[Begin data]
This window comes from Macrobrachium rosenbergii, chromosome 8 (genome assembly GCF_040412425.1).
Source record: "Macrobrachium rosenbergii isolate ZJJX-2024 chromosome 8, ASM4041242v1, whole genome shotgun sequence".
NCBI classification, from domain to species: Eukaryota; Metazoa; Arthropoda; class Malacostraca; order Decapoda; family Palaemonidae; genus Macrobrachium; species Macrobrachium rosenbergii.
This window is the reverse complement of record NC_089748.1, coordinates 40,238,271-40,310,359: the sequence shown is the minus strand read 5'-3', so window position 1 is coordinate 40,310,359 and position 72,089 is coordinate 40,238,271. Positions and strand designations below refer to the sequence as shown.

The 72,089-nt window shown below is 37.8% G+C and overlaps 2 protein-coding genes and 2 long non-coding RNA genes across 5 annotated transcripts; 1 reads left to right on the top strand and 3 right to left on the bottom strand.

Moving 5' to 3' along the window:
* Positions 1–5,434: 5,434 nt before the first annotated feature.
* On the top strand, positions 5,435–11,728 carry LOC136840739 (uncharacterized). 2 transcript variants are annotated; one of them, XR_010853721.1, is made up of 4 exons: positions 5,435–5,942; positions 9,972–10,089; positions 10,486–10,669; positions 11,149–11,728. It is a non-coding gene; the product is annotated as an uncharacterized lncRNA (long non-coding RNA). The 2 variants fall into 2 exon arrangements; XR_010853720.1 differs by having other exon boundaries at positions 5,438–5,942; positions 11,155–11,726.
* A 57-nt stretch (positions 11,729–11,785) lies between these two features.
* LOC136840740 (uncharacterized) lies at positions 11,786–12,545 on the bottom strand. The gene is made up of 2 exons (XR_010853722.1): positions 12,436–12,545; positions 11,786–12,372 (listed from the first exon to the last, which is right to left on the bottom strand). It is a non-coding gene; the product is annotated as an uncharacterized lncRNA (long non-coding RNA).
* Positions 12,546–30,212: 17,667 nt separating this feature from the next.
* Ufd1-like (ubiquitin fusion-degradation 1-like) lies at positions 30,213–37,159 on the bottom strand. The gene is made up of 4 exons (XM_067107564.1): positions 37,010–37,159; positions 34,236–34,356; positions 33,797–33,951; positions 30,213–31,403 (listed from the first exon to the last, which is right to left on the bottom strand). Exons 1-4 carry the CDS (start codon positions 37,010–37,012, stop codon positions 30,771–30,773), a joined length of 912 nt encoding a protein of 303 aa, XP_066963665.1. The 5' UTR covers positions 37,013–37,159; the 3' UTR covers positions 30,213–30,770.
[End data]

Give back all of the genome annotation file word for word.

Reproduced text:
This window comes from Macrobrachium rosenbergii, chromosome 8 (genome assembly GCF_040412425.1).
Source record: "Macrobrachium rosenbergii isolate ZJJX-2024 chromosome 8, ASM4041242v1, whole genome shotgun sequence".
NCBI classification, from domain to species: Eukaryota; Metazoa; Arthropoda; class Malacostraca; order Decapoda; family Palaemonidae; genus Macrobrachium; species Macrobrachium rosenbergii.
This window is the reverse complement of record NC_089748.1, coordinates 40,238,271-40,310,359: the sequence shown is the minus strand read 5'-3', so window position 1 is coordinate 40,310,359 and position 72,089 is coordinate 40,238,271. Positions and strand designations below refer to the sequence as shown.

The 72,089-nt window shown below is 37.8% G+C and overlaps 2 protein-coding genes and 2 long non-coding RNA genes across 5 annotated transcripts; 1 reads left to right on the top strand and 3 right to left on the bottom strand.

Moving 5' to 3' along the window:
* Positions 1–5,434: 5,434 nt before the first annotated feature.
* On the top strand, positions 5,435–11,728 carry LOC136840739 (uncharacterized). 2 transcript variants are annotated; one of them, XR_010853721.1, is made up of 4 exons: positions 5,435–5,942; positions 9,972–10,089; positions 10,486–10,669; positions 11,149–11,728. It is a non-coding gene; the product is annotated as an uncharacterized lncRNA (long non-coding RNA). The 2 variants fall into 2 exon arrangements; XR_010853720.1 differs by having other exon boundaries at positions 5,438–5,942; positions 11,155–11,726.
* A 57-nt stretch (positions 11,729–11,785) lies between these two features.
* LOC136840740 (uncharacterized) lies at positions 11,786–12,545 on the bottom strand. The gene is made up of 2 exons (XR_010853722.1): positions 12,436–12,545; positions 11,786–12,372 (listed from the first exon to the last, which is right to left on the bottom strand). It is a non-coding gene; the product is annotated as an uncharacterized lncRNA (long non-coding RNA).
* Positions 12,546–30,212: 17,667 nt separating this feature from the next.
* Ufd1-like (ubiquitin fusion-degradation 1-like) lies at positions 30,213–37,159 on the bottom strand. The gene is made up of 4 exons (XM_067107564.1): positions 37,010–37,159; positions 34,236–34,356; positions 33,797–33,951; positions 30,213–31,403 (listed from the first exon to the last, which is right to left on the bottom strand). Exons 1-4 carry the CDS (start codon positions 37,010–37,012, stop codon positions 30,771–30,773), a joined length of 912 nt encoding a protein of 303 aa, XP_066963665.1. The 5' UTR covers positions 37,013–37,159; the 3' UTR covers positions 30,213–30,770.